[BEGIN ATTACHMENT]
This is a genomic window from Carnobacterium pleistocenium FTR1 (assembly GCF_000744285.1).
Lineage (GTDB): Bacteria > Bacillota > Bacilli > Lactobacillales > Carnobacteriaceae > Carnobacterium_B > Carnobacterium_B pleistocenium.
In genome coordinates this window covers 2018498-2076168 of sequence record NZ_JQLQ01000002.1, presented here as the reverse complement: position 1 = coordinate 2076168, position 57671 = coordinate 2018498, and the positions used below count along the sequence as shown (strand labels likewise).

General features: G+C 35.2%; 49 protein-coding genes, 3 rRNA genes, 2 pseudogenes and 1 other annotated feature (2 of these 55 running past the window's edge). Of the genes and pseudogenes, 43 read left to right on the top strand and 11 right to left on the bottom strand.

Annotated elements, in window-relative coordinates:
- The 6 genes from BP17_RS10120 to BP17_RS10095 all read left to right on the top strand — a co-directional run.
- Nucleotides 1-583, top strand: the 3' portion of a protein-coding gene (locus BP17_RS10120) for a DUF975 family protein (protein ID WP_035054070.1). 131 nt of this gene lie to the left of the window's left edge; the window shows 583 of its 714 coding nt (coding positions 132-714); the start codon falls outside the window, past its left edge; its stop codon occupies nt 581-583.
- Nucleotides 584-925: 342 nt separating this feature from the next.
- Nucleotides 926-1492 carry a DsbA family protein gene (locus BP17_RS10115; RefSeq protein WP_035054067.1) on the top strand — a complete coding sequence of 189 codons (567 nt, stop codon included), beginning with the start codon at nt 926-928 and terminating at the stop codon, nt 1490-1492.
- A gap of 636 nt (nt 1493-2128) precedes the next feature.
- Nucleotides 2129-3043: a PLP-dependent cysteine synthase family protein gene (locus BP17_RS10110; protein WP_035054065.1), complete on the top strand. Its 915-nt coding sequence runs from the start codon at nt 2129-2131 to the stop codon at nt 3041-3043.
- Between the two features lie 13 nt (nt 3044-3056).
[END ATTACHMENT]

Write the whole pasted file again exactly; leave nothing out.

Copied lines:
This is a genomic window from Carnobacterium pleistocenium FTR1 (assembly GCF_000744285.1).
Lineage (GTDB): Bacteria > Bacillota > Bacilli > Lactobacillales > Carnobacteriaceae > Carnobacterium_B > Carnobacterium_B pleistocenium.
In genome coordinates this window covers 2018498-2076168 of sequence record NZ_JQLQ01000002.1, presented here as the reverse complement: position 1 = coordinate 2076168, position 57671 = coordinate 2018498, and the positions used below count along the sequence as shown (strand labels likewise).

General features: G+C 35.2%; 49 protein-coding genes, 3 rRNA genes, 2 pseudogenes and 1 other annotated feature (2 of these 55 running past the window's edge). Of the genes and pseudogenes, 43 read left to right on the top strand and 11 right to left on the bottom strand.

Annotated elements, in window-relative coordinates:
- The 6 genes from BP17_RS10120 to BP17_RS10095 all read left to right on the top strand — a co-directional run.
- Nucleotides 1-583, top strand: the 3' portion of a protein-coding gene (locus BP17_RS10120) for a DUF975 family protein (protein ID WP_035054070.1). 131 nt of this gene lie to the left of the window's left edge; the window shows 583 of its 714 coding nt (coding positions 132-714); the start codon falls outside the window, past its left edge; its stop codon occupies nt 581-583.
- Nucleotides 584-925: 342 nt separating this feature from the next.
- Nucleotides 926-1492 carry a DsbA family protein gene (locus BP17_RS10115; RefSeq protein WP_035054067.1) on the top strand — a complete coding sequence of 189 codons (567 nt, stop codon included), beginning with the start codon at nt 926-928 and terminating at the stop codon, nt 1490-1492.
- A gap of 636 nt (nt 1493-2128) precedes the next feature.
- Nucleotides 2129-3043: a PLP-dependent cysteine synthase family protein gene (locus BP17_RS10110; protein WP_035054065.1), complete on the top strand. Its 915-nt coding sequence runs from the start codon at nt 2129-2131 to the stop codon at nt 3041-3043.
- Between the two features lie 13 nt (nt 3044-3056).